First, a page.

Marie writes: The ever intrepid Sandy Khan shared the following item with the Newsletter and for which I am extremely glad, as it's awesome..."Earlier this year, the Guggenheim Museum put online 65 modern art books, giving you free access to books introducing the work of Alexander Calder, Edvard Munch, Francis Bacon, Gustav Klimt & Egon Schiele, and Kandinsky. Now, just a few short months later, the Metropolitan Museum of Art has launched MetPublications, a portal that will "eventually offer access to nearly all books, Bulletins, and Journals" published by the Met since 1870."
Marie writes: the ever intrepid Sandy Khan recently sent me a link to ArtDaily where I discovered "Hollywood Unseen" - a new book of photographs featuring some of Hollywood's biggest stars, to published November 16, 2012."Gathered together for the first time, Hollywood Unseen presents photographs that seemingly show the 'ordinary lives' of tinseltown's biggest stars, including Rita Hayworth, Gary Cooper, Humphrey Bogart and Marilyn Monroe. In reality, these "candid' images were as carefully constructed and prepared as any classic portrait or scene-still. The actors and actresses were portrayed exactly as the studios wanted them to be seen, whether in swim suits or on the golf course, as golden youth or magic stars of Hollywood."You can freely view a large selection of images from the book by visiting Getty Images Gallery: Hollywood Unseen which is exhibiting them online.
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Marie writes: I may have been born in Canada, but I grew-up watching Sesame Street and Big Bird, too. Together, they encouraged me to learn new things; and why now I can partly explain string theory.That being the case, I was extremely displeased to hear that were it up Romney, as President he wouldn't continue to support PBS. And because I'm not American and can't vote in their elections, I did the only thing I could: I immediately reached for Photoshop....
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I think my very favorite thing in Rian Johnson's "Looper" is a squiggly cloud. It hangs there in the sky above a cornfield and you can't help but notice it. Which is good, because this is a time-travel movie and the cloud comes in handy later when something happens again in this same spot and the cloud tells you what time it is. Thanks to that cloud, you know this is a re-run.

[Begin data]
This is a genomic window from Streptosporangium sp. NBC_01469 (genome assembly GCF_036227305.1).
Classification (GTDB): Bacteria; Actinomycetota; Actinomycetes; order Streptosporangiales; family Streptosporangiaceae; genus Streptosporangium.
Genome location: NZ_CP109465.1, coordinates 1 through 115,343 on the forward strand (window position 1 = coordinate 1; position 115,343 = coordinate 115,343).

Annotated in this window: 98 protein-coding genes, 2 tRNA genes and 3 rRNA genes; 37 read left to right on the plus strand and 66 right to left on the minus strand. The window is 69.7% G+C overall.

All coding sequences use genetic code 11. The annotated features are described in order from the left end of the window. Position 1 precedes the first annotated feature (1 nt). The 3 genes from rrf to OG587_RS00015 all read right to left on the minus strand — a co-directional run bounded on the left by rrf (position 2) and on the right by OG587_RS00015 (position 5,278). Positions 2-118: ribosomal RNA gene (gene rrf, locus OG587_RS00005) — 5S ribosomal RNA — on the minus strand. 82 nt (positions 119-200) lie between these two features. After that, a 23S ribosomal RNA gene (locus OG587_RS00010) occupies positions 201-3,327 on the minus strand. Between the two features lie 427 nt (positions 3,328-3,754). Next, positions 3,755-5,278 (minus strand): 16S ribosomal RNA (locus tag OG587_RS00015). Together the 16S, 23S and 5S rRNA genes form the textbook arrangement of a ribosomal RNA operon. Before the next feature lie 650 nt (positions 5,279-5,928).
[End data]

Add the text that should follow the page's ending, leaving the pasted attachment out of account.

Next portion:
In one version of the present-future-past, Joe (Joseph Gordon-Levitt) shoots his future self (Bruce Willis) and in another he doesn't. I couldn't remember why that happened at first just now, but then it came back to me. Johnson brought in Shane Carruth, writer-director of the meticulously planned and way more convoluted time-travel thriller "Primer" (2004) to do some special effects work, which indicates to me that RJ is fairly serious about his science-fiction. (He also wrote and directed "Brick" and "The Brothers Bloom," both of which contain some nifty, well-plotted twists.)
(Update: Here's a "Looper" timeline/infographic.)
Rian Johnson's hyperviolent "Looper" (2102) is the smartest movie I have seen in a long time. It has that fearless edge of an independent film, throwing out all the stops. Its masterful plot carefully hides its foreshadows as elements of its constructed universe. It is a science fiction movie with rudiments of mystery, thriller, horror, comedy and even eschatology. So many characters, young and old, were loaded with charisma, sometimes unexpectedly. My fellow critic Nick Allen was correct when he told me not to watch any trailers (too late) and not to let anyone tell me about this movie. Because of its hyperkinetic, volatile unpredictability, I cannot help but to call this movie "crazy." After watching it, you might have to go look at snails for a few hours to calm down. More than that, this movie is clearly one of the best of the year.
Time travel, as we all know, is (1) impossible in any real-life, non-quantum sense, and (2) irresistible to filmmakers. Rian Johnson's Toronto entry "Looper" asks us to accept it as a premise, and you know what? It's handled more realistically here than anything in the plots of the average superhero movie. One of the strengths of time travel is its demonstration that if we could travel through time and meet our parents or even ourselves at an earlier age, it could be an unbearably emotional experience.